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Thursday, May 23, 2024

Opinion | The Troubling Trend in Teenage Sex

BusinessOpinion | The Troubling Trend in Teenage Sex


Sexual strangulation, nearly always of women in heterosexual pornography, has long been a staple on free sites, those default sources of sex ed for teens. As with anything else, repeat exposure can render the once appalling appealing. It’s not uncommon for behaviors to be normalized in porn, move within a few years to mainstream media, then, in what may become a feedback loop, be adopted in the bedroom or the dorm room.

Choking, Dr. Herbenick said, seems to have made that first leap in a 2008 episode of Showtime’s “Californication,” where it was still depicted as outré, then accelerated after the success of “Fifty Shades of Grey.” By 2019, when a high school girl was choked in the pilot of HBO’s “Euphoria,” it was standard fare. A young woman was choked in the opener of “The Idol” (again on HBO and also, like “Euphoria,” created by Sam Levinson; what’s with him?). Ali Wong plays the proclivity for laughs in a Netflix special, and it’s a punchline in Tina Fey’s new “Mean Girls.” The chorus of Jack Harlow’s “Lovin On Me,” which topped Billboard’s Hot 100 chart for six nonconsecutive weeks this winter and has been viewed over 99 million times on YouTube, starts with, “I’m vanilla, baby, I’ll choke you, but I ain’t no killer, baby.” How-to articles abound on the internet, and social media algorithms feed young people (but typically not their unsuspecting parents) hundreds of #chokemedaddy memes along with memes that mock — even celebrate — the potential for hurting or killing female partners.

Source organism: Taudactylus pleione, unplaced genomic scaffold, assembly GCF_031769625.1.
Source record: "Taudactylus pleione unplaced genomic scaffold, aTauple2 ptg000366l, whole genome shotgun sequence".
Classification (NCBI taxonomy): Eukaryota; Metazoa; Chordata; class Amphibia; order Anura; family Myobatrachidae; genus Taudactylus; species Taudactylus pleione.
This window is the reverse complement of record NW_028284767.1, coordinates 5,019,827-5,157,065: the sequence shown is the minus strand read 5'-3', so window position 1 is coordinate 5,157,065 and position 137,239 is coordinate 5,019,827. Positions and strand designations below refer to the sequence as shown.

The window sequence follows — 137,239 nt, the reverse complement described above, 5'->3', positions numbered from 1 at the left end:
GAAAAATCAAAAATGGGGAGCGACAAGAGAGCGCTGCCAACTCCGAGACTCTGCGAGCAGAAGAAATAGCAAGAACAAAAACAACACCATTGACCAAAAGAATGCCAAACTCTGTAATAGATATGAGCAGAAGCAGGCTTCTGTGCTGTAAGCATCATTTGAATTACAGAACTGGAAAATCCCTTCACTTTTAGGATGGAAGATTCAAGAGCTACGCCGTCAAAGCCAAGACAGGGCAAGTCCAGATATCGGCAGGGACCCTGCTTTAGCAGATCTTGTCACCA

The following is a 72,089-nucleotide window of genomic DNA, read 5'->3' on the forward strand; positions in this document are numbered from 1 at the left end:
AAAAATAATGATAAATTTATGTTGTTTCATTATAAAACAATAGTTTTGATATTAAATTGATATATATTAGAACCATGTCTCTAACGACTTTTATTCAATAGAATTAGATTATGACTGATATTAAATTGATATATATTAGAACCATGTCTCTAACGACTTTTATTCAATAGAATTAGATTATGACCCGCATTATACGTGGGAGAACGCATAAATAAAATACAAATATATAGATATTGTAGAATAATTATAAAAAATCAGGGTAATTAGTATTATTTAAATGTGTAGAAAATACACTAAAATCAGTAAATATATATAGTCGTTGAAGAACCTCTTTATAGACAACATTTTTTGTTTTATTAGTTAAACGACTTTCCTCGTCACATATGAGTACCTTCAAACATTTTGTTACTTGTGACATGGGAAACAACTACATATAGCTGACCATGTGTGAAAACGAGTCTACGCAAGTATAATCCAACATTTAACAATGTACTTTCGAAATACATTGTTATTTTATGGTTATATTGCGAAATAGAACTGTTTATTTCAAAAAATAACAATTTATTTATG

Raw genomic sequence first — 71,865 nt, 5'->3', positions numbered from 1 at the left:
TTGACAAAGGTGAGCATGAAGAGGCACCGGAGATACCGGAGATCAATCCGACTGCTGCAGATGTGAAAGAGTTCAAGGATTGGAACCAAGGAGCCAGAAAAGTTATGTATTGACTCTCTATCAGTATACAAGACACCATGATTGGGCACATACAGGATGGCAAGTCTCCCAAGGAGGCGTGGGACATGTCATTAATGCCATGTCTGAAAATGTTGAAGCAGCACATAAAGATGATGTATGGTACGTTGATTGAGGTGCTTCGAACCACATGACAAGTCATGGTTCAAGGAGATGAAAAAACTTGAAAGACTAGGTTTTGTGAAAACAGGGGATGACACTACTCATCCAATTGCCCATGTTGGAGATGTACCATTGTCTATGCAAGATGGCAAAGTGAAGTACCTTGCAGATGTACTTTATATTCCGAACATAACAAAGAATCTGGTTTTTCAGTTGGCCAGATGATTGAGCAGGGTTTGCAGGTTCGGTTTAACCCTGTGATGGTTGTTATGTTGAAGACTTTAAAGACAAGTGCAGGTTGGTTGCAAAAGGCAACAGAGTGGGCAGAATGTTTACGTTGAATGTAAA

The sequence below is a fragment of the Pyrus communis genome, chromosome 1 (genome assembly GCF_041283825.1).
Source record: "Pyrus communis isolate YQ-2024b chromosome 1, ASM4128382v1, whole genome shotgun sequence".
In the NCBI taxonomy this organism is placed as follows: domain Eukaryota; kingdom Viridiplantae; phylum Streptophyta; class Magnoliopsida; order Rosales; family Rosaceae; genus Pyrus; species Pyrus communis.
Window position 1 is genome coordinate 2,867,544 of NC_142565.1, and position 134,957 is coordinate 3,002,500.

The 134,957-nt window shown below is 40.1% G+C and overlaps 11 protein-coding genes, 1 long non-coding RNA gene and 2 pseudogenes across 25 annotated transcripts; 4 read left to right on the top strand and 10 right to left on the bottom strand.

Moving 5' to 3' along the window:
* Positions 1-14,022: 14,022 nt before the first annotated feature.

I’m not here to kink-shame (or anything-shame). And, anyway, many experienced BDSM practitioners discourage choking, believing it to be too dangerous. There are still relatively few studies on the subject, and most have been done by Dr. Herbenick and her colleagues. Reports among adolescents are now trickling out from the United Kingdom, Australia, Iceland, New Zealand and Italy.

Twenty years ago, sexual asphyxiation appears to have been unusual among any demographic, let alone young people who were new to sex and iffy at communication. That’s changed radically in a short time, with health consequences that parents, educators, medical professionals, sexual consent advocates and teens themselves urgently need to understand.

Sexual trends can spread quickly on campus and, to an extent, in every direction. But, at least among straight kids, I’ve sometimes noticed a pattern: Those that involve basic physical gratification — like receiving oral sex in hookups — tend to favor men. Those that might entail pain or submission, like choking, are generally more for women.



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